Course: The Sermon on the Mount - An Invitation to Liberating Practice

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Course title The Sermon on the Mount - An Invitation to Liberating Practice
Course code KCHP/KNH
Organizational form of instruction no contact
Level of course Bachelor
Year of study not specified
Semester Winter
Number of ECTS credits 3
Language of instruction Czech
Status of course Optional
Form of instruction Face-to-face
Work placements This is not an internship
Recommended optional programme components None
Lecturer(s)
  • Šrajer Jindřich, doc. Dr. theol.
  • Hanke Jarošová Světla, Mgr.
Course content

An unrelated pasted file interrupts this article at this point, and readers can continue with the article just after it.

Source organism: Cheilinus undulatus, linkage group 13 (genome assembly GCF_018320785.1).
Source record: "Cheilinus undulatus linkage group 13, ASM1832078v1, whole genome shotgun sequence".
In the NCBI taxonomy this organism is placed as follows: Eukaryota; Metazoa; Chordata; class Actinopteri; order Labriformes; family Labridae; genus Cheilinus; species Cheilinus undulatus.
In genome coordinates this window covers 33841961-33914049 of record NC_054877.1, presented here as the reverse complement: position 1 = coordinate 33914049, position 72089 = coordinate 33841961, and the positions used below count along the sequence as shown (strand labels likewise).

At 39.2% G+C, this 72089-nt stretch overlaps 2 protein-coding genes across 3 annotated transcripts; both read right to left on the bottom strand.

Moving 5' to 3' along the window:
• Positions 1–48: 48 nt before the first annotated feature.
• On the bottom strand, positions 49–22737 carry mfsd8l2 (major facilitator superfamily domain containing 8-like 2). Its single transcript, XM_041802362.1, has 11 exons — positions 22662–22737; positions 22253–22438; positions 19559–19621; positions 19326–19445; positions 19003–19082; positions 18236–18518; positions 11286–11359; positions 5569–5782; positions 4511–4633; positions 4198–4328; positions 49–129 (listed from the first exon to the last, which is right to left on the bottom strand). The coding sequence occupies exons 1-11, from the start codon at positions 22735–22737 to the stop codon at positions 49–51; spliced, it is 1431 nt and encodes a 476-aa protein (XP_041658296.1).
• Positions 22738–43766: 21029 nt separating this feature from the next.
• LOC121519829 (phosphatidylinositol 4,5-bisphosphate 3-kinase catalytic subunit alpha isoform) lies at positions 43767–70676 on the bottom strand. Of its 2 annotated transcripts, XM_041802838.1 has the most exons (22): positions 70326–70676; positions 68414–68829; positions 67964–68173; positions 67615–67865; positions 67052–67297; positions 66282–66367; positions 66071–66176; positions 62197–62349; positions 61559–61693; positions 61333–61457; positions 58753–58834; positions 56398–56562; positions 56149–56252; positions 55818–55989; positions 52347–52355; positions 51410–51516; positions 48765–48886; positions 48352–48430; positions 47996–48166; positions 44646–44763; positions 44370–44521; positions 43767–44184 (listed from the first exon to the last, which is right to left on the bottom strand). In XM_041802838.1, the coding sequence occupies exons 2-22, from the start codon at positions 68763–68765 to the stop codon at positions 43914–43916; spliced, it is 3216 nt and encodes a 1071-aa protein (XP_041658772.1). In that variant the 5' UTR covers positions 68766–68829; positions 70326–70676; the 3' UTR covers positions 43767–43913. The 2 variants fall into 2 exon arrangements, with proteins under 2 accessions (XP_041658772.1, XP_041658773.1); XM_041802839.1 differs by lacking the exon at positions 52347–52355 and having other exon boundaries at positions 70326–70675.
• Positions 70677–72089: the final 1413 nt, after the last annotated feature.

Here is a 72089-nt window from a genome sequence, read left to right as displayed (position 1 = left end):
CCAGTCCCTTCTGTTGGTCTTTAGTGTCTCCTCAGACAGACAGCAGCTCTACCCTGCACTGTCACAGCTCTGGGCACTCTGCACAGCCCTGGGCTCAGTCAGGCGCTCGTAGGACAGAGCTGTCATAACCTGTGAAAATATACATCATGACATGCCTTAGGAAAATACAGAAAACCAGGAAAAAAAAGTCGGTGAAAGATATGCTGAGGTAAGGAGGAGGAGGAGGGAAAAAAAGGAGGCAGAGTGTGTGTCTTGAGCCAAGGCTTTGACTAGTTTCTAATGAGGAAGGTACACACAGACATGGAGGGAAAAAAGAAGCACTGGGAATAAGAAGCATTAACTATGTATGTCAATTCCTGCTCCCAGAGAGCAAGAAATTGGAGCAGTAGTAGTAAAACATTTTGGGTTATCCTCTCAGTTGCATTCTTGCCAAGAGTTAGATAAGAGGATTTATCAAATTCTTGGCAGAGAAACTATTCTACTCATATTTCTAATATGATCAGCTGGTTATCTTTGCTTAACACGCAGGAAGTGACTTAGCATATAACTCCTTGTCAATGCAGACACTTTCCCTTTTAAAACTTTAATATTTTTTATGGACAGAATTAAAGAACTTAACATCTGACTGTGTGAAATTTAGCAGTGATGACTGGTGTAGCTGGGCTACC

1. Relationship of the Ten Commandments and the Sermon on the Mount. The mountain as a place of God' delivering presence. Rationalistic interpretation of he world as a closed system and the biblical view of world open to divine activity. (Matt. 5:1-2) 2. The nature of God's Kingdom proclaimed by Isaiah and inaugurated by Jesus. Introduction to the relevant passages of the Book of Isaiah and identification of the characteristic features of God's reign proclaimed by him. 3. The beatitudes I. (Matt. 5:3-5) 4. The beatitudes II. (Mt 5:6-16) 5. The idealistic interpretation of teachings contained in the Sermon on the Mount as thesis and antithesis. The triadic interpretation Jesus' teaching does not abolish the Law but fulfil it. General pattern of the triadic interpretation on the example of teaching about anger. (Matt. 5:17-26) 6. Looking as acting. Keeping covenant relationships as participating in deliverance from consequences of coveting. Rejection of legal procedures justifying breaking covenant relationships. Unconditional truthfulness as participation in God's way of deliverance. Truthfulness as part of a covenant relationship. (Matt. 5:27-37) 7. Invitation to participation in deliverance from the vicious cycle of revenge by means of surprising non-violent actions that point to the acting person's dignity and allow for forming new relationships of covenant and cooperation for the good of community. Loving enemies as affirming and meeting their valid needs. Its transformative consequences. (Matt. 5:38-48) 8. Jesus' prayer as model of all prayer. Secrecy as dwelling in the presence of the compassionate God. Our Father as the central organizing structure of the Sermon on the Mount. (Matt.6:1-18) 9. What to invest (and not invest) one's hope foe self-affirmation, honour, worthiness and meaning in. Call to total allegiance. Invitation to participation in God's delivering action for the poor and the marginalized; consequences of accepting it. (Matt. 6:19-34) 10. Ethical judgment as distinguishing good and evil and ethical judgment as condemnation. Relationship to others as participation in God's forgiveness. Healing of sight deformed by selfish interests as service empowering one to help others. Proclaiming one's own part in injustice as opening up to God's work of renewal. (Matt.7:1-5) 11. Difficulties of interpreting the teaching about giving what is holy to dogs. Its interpretation within the triadic interpretation framework. Whom to give one's trust, loyalty and prayer. Fulfilment of the Law and the prophets. (Matt.7:6-12) 12. Judging ethical system by the long-term consequences of accepting their guiding principles. The Trinitarian nature of Jesus' ethics. Ethics of discipleship as life of responsible obedience, solidarity with the persecuted and resistance to social evil. (Matt.7:13-29) 13. Conclusion, summary.